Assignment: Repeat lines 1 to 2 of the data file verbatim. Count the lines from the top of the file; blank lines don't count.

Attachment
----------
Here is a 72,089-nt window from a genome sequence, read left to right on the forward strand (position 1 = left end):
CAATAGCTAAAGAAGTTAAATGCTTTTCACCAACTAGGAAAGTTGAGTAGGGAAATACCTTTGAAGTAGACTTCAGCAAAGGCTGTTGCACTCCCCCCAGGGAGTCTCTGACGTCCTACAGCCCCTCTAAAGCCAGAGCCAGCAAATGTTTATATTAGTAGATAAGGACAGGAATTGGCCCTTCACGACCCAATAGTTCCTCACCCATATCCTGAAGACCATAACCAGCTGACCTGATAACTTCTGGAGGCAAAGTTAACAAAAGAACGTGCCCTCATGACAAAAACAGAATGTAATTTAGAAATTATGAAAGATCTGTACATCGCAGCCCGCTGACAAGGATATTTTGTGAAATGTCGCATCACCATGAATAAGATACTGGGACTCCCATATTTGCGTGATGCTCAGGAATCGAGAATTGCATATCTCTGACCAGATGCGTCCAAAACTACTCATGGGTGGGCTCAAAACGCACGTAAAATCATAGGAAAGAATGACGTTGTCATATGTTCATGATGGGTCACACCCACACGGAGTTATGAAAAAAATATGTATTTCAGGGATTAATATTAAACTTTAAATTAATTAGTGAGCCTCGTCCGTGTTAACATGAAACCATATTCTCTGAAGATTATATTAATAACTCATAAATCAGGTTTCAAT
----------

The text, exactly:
Here is a 72,089-nt window from a genome sequence, read left to right on the forward strand (position 1 = left end):
CAATAGCTAAAGAAGTTAAATGCTTTTCACCAACTAGGAAAGTTGAGTAGGGAAATACCTTTGAAGTAGACTTCAGCAAAGGCTGTTGCACTCCCCCCAGGGAGTCTCTGACGTCCTACAGCCCCTCTAAAGCCAGAGCCAGCAAATGTTTATATTAGTAGATAAGGACAGGAATTGGCCCTTCACGACCCAATAGTTCCTCACCCATATCCTGAAGACCATAACCAGCTGACCTGATAACTTCTGGAGGCAAAGTTAACAAAAGAACGTGCCCTCATGACAAAAACAGAATGTAATTTAGAAATTATGAAAGATCTGTACATCGCAGCCCGCTGACAAGGATATTTTGTGAAATGTCGCATCACCATGAATAAGATACTGGGACTCCCATATTTGCGTGATGCTCAGGAATCGAGAATTGCATATCTCTGACCAGATGCGTCCAAAACTACTCATGGGTGGGCTCAAAACGCACGTAAAATCATAGGAAAGAATGACGTTGTCATATGTTCATGATGGGTCACACCCACACGGAGTTATGAAAAAAATATGTATTTCAGGGATTAATATTAAACTTTAAATTAATTAGTGAGCCTCGTCCGTGTTAACATGAAACCATATTCTCTGAAGATTATATTAATAACTCATAAATCAGGTTTCAAT